autism | Center-Based Therapy | Individual Therapy | Therapeutic Goals | Query | Reliable | Regulatory compliance | Documentation | Reports | Security | Mentor | strong | work ethic | Organized | collaborative
Beginning Talkers, LLC | Newark, NJ
ABA Therapist | 05/2018-Present
- Maintain neutrality when interviewing a multicultural patient population.
- Create, manage, and monitor behavior therapy plans for up to 12 patients per week.
- Act as an advocate for the family by providing comprehensive education on treatment plans.
- Document patient changes to ensure the most accurate and up-to-date patient files.
State University | Boston, MA
Registered Behavioral Technician (RBT) | 06/2013-4/2018
- He worked 1:1 with patients in a clinical program to provide therapy for autism and other developmental disabilities.
- Employed advanced knowledge of electronic medical records to record and update charts.
- Created a safe and nurturing environment, allowing patients to progress through treatment plans without trial.
- Mentored 2 other RBTs with effective training resulting in better patient success rates.
EDUCATION AND CREDENTIALS
top tier university
- Master of Science in Applied Behavior Analysis
- Bachelor of Science in Psychology, Applied Behavior Analysis
LICENSES AND CERTIFICATIONS
This resume works great because it contains the right keywords and a good mix of hard and soft skills.
Top skills to consider for your ABA Therapy resume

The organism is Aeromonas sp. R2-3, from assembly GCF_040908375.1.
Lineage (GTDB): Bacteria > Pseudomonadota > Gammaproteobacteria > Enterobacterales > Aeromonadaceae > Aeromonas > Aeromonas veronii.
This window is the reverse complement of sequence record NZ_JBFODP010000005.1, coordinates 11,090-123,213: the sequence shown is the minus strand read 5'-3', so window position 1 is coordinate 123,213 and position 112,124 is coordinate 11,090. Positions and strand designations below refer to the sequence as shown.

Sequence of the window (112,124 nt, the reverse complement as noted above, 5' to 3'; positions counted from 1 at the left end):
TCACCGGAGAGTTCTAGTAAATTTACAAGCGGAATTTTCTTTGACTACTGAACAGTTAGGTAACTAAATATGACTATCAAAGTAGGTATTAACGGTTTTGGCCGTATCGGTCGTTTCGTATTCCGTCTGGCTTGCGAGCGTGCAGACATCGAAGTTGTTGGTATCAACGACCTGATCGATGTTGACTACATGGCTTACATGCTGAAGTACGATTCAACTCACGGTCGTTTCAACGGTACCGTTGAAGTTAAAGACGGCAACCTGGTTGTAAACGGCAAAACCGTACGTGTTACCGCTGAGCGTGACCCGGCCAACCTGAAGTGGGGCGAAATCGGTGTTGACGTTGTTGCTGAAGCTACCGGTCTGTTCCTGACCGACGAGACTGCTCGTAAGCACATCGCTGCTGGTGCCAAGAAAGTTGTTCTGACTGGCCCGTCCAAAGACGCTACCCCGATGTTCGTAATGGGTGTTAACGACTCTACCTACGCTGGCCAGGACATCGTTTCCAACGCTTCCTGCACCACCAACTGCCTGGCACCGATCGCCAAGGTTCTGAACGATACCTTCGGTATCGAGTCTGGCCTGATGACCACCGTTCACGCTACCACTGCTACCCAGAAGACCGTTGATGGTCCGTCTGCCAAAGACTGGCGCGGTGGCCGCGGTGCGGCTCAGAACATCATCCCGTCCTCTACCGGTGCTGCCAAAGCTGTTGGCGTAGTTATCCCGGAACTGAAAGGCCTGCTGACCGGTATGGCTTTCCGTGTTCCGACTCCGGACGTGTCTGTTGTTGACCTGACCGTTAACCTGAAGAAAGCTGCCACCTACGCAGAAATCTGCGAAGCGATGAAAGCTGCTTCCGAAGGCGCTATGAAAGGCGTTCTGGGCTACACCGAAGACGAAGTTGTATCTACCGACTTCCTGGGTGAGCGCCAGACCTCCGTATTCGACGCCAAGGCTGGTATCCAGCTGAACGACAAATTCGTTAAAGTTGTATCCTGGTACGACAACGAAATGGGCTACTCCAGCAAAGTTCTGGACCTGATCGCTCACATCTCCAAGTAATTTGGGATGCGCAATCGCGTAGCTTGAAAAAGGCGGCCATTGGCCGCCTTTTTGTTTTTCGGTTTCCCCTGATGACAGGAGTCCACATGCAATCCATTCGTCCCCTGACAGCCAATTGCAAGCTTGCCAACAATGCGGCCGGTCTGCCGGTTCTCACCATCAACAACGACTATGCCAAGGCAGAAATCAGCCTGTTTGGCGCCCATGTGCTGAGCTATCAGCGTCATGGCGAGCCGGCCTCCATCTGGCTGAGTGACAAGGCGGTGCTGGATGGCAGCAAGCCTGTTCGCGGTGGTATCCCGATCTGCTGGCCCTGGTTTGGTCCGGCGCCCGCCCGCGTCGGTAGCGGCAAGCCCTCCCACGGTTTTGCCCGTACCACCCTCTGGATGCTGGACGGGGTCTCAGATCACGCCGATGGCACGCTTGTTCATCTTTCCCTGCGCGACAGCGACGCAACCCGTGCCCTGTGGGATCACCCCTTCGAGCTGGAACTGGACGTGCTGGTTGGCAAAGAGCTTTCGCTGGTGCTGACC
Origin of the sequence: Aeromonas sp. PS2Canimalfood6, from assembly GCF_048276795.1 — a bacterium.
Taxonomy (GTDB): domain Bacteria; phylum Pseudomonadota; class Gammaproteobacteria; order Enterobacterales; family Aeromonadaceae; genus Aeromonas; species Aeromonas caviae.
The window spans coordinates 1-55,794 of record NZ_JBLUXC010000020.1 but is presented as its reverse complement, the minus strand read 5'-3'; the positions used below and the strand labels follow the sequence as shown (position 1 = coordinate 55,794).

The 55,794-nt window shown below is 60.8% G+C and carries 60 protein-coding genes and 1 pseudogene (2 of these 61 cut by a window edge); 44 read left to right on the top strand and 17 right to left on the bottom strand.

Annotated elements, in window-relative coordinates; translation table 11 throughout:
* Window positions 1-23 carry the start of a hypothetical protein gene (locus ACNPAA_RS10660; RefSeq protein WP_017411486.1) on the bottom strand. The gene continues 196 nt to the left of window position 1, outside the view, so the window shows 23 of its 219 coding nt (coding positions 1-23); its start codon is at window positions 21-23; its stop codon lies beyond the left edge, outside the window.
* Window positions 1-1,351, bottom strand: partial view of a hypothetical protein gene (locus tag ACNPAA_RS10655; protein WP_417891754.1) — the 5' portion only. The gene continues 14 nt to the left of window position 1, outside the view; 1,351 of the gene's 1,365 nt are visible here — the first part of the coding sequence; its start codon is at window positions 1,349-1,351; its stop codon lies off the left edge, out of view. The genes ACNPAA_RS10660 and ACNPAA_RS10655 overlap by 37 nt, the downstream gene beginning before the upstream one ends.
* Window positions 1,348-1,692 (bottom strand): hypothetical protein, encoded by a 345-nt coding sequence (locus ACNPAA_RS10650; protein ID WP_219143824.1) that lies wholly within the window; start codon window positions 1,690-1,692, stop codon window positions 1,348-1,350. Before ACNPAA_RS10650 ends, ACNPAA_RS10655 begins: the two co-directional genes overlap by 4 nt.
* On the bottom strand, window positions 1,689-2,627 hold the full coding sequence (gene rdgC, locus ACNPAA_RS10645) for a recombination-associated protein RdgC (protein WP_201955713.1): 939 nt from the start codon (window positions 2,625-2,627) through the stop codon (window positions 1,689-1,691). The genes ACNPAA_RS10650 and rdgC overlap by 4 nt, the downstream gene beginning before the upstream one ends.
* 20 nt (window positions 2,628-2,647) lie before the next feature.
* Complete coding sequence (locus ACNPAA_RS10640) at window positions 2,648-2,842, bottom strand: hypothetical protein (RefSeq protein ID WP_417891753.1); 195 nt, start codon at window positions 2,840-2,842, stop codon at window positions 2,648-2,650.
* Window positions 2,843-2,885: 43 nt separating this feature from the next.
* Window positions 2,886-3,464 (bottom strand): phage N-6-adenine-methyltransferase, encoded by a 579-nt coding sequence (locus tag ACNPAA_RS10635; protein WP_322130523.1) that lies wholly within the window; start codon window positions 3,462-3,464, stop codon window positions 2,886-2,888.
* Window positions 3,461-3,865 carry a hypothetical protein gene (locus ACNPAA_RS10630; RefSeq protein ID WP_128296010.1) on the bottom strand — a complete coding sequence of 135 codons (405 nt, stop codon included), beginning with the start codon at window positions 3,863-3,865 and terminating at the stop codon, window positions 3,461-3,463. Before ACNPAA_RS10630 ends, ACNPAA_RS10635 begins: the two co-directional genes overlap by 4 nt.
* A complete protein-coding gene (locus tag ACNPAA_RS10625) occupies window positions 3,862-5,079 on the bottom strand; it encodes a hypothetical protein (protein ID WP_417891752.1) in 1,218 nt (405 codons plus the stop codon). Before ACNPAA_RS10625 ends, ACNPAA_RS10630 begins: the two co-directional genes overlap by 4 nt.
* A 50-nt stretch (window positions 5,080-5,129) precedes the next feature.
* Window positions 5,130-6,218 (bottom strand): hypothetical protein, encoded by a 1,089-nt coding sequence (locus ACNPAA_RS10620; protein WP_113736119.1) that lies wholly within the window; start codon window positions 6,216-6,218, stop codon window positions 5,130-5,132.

The main function of your role will be to work with people and each person you work with will require something different.
This is the first step in determining how you will help your patients. You have to know what they are going through to guide them through treatment. By making an in-depth assessment of your environment and behavior, you are in a better position to develop a personalized plan.
Just because you don’t have the floor Coach in your headline, it doesn’t mean you have to leave it off your resume. In fact, he trains many people as an ABA therapist, including patients, families, and teachers, on how to implement behavior therapy tactics for the best results.
To fulfill your passion to make a difference in someone’s life, you need to be able to communicate with them. Of course, your patient must understand the goals of his treatment plan, but he must also take notes to complete the medical care records.
In the spirit of practicing what you preach, you have to model the behavior that you want your patient to perform. It is not good for an ABA Therapist to become impatient if he is trying to get his client to exercise impulse control.
In addition to these abilities, ZipRecruiter indicates that the top 3 skills Listed on both resumes and job descriptions are ABA, behavior analysis, and autism. These “keywords represent 49.21% of the total set of top… keywords.”
Choosing the right career is one of the most important decisions you will make in life. Writing your ABA Therapy resume should be something you invest in, whether your investment is time or money.
Don’t let a lackluster ABA Therapist resume keep you from landing your next position. The TopResume team of professional resume writers you’re armed with the right keywords and ready to help.